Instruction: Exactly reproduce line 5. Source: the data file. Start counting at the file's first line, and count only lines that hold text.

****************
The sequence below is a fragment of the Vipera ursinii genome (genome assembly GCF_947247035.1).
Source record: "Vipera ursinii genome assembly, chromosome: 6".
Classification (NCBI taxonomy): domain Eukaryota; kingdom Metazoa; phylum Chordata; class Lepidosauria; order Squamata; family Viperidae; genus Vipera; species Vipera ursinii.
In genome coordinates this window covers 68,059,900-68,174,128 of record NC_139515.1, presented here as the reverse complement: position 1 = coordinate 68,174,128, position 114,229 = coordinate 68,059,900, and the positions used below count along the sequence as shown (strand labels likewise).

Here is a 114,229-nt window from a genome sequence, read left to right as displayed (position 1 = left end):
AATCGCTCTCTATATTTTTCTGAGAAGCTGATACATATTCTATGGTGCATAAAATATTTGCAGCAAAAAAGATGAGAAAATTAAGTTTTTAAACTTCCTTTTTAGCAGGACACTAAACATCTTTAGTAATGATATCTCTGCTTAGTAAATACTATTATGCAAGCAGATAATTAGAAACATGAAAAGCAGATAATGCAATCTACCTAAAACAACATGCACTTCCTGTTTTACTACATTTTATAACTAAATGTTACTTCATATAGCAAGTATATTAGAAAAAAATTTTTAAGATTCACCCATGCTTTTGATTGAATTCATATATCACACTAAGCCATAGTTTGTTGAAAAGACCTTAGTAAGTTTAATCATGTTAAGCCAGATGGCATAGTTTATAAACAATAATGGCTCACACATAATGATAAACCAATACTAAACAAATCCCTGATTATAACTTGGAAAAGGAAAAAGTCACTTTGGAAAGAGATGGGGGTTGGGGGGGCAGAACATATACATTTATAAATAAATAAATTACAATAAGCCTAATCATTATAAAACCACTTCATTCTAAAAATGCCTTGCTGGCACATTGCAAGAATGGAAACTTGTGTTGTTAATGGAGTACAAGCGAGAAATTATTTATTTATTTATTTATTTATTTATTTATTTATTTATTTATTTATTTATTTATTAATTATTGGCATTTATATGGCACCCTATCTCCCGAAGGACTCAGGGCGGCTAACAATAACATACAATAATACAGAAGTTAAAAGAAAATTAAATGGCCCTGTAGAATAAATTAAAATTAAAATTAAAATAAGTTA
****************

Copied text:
Here is a 114,229-nt window from a genome sequence, read left to right as displayed (position 1 = left end):